Breast cancer in men is very rare, with only one chance in one thousand (1/1000) of diagnosis. Even so, breast cancer in men is just as serious as that which women experience. The American Cancer Society estimates that around 2,500 new cases of breast cancer in men are reported every year, claiming the lives of 460 men. Breast cancer in men is more common in older adults.
As you’ll see, many similarities exist between male and female breast cancer. There are also some differences that require addressing. First, the pathology of breast cancer is similar in both sexes. Genetics, hormonal imbalances, family history, and lifestyle choices play roles.
Other factors known to increase breast cancer risk in men include:
- Estrogen exposure (e.g., hormone therapy for prostate cancer)
- Excess body weight
- Gene mutation (of the ‘BRCA2’ gene)
- Heavy alcohol use
- Liver disease
- Klinefelter’s disease
- Testicle disease or surgery
Here are eight of the most common signs of breast cancer in men:
“Courage doesn’t always roar. Sometimes courage is the little voice at the end of the day that says I’ll try again tomorrow.” – Mary Anne Radmacher
1. A (usually painless) lump near or underneath the nipple
In one story, a man named Ray found a lump near his nipple while showering. At the time, Ray experienced no other symptoms. At first, the man thought he had sustained an injury without realizing it. Only after visiting the doctor did Ray find out he had breast cancer.
2. Changes to skin
The skin around the nipple may become itchy and swollen and may begin to scale. Aside from the discovery of a lump, alterations to skin appearance are the most common symptom of male breast cancer. The skin may also pucker or appear dimpled.
3. Fluid discharge from the nipple
Nipple discharge is when the nipple secretes fluid, including blood. Per a study published in the Journal of Cellular Immunotherapy, nipple discharge is among the three most commonly-reported symptoms of breast cancer in men. Discharge may occur in one or both nipples and may appear bloody, clear, milky, or green-tinged.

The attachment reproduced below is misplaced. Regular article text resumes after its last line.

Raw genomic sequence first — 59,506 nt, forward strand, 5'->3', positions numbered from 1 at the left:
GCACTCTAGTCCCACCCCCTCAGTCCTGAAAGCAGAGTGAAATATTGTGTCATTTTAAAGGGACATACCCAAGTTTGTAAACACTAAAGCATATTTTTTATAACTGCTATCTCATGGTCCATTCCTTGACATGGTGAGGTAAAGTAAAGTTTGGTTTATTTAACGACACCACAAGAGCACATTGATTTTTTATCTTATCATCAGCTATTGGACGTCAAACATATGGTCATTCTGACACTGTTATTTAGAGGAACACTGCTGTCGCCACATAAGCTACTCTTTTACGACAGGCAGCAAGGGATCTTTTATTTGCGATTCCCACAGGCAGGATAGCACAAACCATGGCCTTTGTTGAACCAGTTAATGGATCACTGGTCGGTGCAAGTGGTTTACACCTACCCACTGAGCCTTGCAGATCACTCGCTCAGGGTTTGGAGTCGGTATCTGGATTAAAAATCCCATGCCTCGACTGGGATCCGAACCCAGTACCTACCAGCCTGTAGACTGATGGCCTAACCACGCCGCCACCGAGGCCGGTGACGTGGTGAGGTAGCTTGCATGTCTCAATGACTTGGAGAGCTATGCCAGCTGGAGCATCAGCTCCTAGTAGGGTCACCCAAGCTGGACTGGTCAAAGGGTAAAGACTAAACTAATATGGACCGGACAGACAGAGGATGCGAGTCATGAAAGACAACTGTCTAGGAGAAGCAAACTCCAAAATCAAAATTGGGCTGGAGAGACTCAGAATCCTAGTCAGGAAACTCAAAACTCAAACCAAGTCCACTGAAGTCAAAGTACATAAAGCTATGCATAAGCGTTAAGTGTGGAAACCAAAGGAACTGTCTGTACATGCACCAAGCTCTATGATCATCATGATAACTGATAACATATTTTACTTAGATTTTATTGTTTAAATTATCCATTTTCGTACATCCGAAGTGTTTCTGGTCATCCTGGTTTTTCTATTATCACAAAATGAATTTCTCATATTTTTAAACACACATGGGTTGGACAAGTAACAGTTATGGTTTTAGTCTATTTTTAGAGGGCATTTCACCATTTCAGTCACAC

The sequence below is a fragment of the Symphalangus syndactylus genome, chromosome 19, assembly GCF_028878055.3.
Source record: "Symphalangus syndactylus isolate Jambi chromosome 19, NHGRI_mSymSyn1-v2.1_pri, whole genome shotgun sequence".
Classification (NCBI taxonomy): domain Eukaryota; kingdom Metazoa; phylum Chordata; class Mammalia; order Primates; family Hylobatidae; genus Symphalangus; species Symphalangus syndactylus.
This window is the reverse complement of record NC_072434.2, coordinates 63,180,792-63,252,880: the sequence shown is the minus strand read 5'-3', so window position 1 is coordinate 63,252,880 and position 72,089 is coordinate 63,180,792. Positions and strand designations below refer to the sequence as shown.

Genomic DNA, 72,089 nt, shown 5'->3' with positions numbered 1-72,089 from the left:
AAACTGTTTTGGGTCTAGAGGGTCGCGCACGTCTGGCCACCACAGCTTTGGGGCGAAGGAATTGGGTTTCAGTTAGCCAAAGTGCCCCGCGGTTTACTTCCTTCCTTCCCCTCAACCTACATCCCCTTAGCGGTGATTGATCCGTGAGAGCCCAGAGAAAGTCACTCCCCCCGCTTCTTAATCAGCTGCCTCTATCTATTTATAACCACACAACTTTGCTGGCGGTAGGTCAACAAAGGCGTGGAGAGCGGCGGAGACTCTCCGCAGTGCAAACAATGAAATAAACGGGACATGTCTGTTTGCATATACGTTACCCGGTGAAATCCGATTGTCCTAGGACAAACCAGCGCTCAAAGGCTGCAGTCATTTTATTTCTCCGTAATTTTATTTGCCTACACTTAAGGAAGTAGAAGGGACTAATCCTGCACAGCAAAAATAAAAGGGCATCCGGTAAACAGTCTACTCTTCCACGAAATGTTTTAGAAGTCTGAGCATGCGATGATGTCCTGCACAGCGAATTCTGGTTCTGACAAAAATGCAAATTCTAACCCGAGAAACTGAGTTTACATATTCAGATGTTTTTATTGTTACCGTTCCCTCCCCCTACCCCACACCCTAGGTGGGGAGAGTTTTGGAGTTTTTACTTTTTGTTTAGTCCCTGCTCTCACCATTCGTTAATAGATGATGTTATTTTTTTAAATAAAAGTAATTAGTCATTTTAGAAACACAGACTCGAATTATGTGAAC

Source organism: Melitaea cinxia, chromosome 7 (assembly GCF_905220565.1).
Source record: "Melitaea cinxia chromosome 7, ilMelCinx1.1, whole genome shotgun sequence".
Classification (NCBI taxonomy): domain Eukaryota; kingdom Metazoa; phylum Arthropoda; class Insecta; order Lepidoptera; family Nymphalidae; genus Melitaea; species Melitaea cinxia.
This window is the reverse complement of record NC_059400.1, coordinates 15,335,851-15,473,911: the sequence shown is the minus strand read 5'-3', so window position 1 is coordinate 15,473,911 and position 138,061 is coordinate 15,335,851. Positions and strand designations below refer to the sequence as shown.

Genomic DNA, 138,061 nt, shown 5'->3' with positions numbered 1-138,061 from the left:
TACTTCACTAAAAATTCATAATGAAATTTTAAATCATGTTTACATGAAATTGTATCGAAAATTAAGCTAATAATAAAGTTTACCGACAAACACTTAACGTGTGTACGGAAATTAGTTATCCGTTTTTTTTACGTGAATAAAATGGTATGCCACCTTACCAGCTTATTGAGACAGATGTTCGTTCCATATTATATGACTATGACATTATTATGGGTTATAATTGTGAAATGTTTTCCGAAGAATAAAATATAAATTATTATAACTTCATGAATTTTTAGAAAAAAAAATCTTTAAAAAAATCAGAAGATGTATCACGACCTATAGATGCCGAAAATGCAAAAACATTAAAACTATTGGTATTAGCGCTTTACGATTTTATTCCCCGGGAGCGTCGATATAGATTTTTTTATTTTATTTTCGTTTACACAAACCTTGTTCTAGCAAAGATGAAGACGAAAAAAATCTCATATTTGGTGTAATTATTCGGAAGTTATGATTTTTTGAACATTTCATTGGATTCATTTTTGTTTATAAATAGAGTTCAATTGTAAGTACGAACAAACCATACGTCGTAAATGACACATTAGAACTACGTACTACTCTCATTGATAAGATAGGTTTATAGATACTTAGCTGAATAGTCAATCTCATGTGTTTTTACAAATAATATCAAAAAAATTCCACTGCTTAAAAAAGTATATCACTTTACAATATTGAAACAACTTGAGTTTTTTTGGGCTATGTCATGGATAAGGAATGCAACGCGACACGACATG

4. An inverted nipple
Men with early signs of breast cancer may notice the nipple growing inward (inverted.) In some cases, an inverted nipple is the first symptom. Men often discover changes to the nipple’s appearance while showering or looking in a mirror. Nipple inversion is a strong sign of breast cancer and should be examined by a physician.
5. Nipple flattening
A nipple that loses its shape is often a cause for concern. Although a flattening nipple often coincides with inversion, this isn’t always the case. Regardless of the specifics, any changes a nipple’s shape and appearance, no matter how slight, must be checked out by a medical doctor.
6. Swollen lymph nodes
When cancer of the breast begins to spread (metastasizes), one of the first areas affected are the lymph nodes. Essentially a filtering system, the lymph nodes may also swell when we contract a bacteria or virus. Swelling under the armpit, on the arm or hand, or of the breastbone or collar bone areas is indicative of potential breast cancer.
7. Areola symptoms
The areola is the darker skin surrounding the nipple. Discoloration or discomfort of this area is often a symptom that something is wrong. Bumps that develop on the areola and do not regress may indicate ductal carcinoma or cancer of the breast ducts. Persistent pain and swelling of the areola should be examined by your physician.
8. Concurrent symptoms
Anomalies of the breast, if accompanied by other symptoms, may indicate the spreading of cancerous cells. People who delay medical intervention often experience pain in various other areas of the body. Provided that the person seeks prompt medical care, the symptoms should remain isolated to the breast and, potentially, lymph nodes.
For all the physical problems posed by breast cancer in men, it may be a psychological trait that makes the condition especially dangerous. The tendency of some males to want to “tough it out,” or flat-out ignore, signs of an underlying medical condition can prove deadly in the case of cancer.
In one study, researchers found that men waited about 19 months to seek medical care upon discovering initial symptoms. We can safely assume that many of the men who put off medical treatment for such a long period don’t think of their condition as particularly dangerous. Moreover, we may assume that the very strong cultural undertone of breast cancer as a “women’s issue” contributes to this problem.